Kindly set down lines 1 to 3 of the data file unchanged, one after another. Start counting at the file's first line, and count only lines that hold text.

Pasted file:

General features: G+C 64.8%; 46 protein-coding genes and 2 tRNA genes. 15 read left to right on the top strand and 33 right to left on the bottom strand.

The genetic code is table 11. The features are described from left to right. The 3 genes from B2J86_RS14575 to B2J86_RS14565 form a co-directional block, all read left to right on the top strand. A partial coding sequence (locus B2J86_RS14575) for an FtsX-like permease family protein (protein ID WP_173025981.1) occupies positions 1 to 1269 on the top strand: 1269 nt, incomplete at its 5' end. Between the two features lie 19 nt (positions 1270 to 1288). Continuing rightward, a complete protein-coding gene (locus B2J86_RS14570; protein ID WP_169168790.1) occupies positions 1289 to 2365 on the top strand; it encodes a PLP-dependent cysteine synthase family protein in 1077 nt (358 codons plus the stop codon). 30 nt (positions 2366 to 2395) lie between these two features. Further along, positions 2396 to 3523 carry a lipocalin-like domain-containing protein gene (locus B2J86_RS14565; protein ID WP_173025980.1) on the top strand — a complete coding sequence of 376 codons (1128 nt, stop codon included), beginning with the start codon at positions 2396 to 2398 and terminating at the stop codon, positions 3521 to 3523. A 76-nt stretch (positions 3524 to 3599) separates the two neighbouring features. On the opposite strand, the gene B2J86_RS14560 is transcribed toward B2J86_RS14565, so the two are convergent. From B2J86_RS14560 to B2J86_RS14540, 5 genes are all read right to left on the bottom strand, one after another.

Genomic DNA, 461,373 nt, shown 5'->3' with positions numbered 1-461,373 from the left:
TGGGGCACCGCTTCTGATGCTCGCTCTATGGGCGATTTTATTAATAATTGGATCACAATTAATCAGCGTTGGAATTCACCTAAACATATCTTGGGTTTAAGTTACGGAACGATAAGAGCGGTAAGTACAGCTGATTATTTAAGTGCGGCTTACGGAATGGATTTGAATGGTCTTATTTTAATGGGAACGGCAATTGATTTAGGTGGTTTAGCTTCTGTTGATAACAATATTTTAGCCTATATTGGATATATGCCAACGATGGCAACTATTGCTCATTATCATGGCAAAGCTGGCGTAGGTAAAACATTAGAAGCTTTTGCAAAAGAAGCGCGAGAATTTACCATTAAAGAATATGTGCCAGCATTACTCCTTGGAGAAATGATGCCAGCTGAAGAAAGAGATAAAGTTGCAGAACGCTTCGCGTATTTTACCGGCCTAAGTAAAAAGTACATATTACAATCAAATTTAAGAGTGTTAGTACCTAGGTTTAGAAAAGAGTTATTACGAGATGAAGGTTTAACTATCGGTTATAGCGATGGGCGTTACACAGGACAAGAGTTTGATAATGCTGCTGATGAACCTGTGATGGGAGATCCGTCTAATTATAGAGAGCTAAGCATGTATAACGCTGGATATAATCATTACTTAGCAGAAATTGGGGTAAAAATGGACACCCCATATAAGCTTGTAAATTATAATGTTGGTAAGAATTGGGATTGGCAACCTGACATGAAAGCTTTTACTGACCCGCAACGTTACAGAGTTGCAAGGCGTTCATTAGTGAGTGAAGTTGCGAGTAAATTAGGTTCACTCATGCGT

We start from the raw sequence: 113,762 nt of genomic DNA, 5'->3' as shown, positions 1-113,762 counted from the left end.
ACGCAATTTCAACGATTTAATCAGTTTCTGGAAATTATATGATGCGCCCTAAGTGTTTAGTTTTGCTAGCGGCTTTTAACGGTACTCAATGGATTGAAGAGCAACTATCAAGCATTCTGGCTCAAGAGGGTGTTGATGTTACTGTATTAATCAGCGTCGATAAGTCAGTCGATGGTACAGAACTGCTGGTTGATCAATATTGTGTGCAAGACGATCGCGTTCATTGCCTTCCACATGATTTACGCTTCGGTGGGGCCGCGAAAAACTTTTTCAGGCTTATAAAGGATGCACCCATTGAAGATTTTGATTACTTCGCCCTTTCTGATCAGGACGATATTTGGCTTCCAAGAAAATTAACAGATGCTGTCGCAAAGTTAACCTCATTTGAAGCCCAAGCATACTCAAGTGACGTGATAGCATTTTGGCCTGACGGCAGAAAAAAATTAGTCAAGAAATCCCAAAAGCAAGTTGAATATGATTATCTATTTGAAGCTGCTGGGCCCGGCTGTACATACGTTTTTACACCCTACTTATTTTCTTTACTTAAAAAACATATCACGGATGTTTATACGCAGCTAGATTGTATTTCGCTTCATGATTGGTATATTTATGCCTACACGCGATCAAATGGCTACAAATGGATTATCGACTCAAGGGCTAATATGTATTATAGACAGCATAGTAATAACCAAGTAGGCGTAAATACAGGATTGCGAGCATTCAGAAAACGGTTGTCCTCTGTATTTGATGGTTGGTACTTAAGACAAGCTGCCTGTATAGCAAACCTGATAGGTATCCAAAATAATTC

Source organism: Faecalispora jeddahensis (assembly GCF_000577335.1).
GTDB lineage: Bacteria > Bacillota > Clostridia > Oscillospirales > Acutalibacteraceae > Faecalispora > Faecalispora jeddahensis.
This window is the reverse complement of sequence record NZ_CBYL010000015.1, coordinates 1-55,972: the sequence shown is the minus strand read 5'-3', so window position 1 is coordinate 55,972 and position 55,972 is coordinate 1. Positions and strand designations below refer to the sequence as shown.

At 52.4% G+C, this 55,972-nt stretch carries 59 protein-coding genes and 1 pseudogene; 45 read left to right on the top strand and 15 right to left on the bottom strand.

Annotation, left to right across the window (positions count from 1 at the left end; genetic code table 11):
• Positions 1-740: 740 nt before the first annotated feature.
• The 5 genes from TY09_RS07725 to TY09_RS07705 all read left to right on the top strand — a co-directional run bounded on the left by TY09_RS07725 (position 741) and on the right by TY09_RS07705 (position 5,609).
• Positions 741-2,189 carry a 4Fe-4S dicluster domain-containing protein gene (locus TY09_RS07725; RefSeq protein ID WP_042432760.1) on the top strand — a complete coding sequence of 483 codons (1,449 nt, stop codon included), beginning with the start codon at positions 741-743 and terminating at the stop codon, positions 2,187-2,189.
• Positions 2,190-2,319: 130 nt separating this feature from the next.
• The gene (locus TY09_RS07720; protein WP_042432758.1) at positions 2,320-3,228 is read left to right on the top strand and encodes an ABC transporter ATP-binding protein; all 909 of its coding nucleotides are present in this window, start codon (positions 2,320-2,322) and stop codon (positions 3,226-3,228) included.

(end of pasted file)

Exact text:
General features: G+C 64.8%; 46 protein-coding genes and 2 tRNA genes. 15 read left to right on the top strand and 33 right to left on the bottom strand.

The genetic code is table 11. The features are described from left to right. The 3 genes from B2J86_RS14575 to B2J86_RS14565 form a co-directional block, all read left to right on the top strand. A partial coding sequence (locus B2J86_RS14575) for an FtsX-like permease family protein (protein ID WP_173025981.1) occupies positions 1 to 1269 on the top strand: 1269 nt, incomplete at its 5' end. Between the two features lie 19 nt (positions 1270 to 1288). Continuing rightward, a complete protein-coding gene (locus B2J86_RS14570; protein ID WP_169168790.1) occupies positions 1289 to 2365 on the top strand; it encodes a PLP-dependent cysteine synthase family protein in 1077 nt (358 codons plus the stop codon). 30 nt (positions 2366 to 2395) lie between these two features. Further along, positions 2396 to 3523 carry a lipocalin-like domain-containing protein gene (locus B2J86_RS14565; protein ID WP_173025980.1) on the top strand — a complete coding sequence of 376 codons (1128 nt, stop codon included), beginning with the start codon at positions 2396 to 2398 and terminating at the stop codon, positions 3521 to 3523. A 76-nt stretch (positions 3524 to 3599) separates the two neighbouring features. On the opposite strand, the gene B2J86_RS14560 is transcribed toward B2J86_RS14565, so the two are convergent. From B2J86_RS14560 to B2J86_RS14540, 5 genes are all read right to left on the bottom strand, one after another.

Genomic DNA, 461,373 nt, shown 5'->3' with positions numbered 1-461,373 from the left: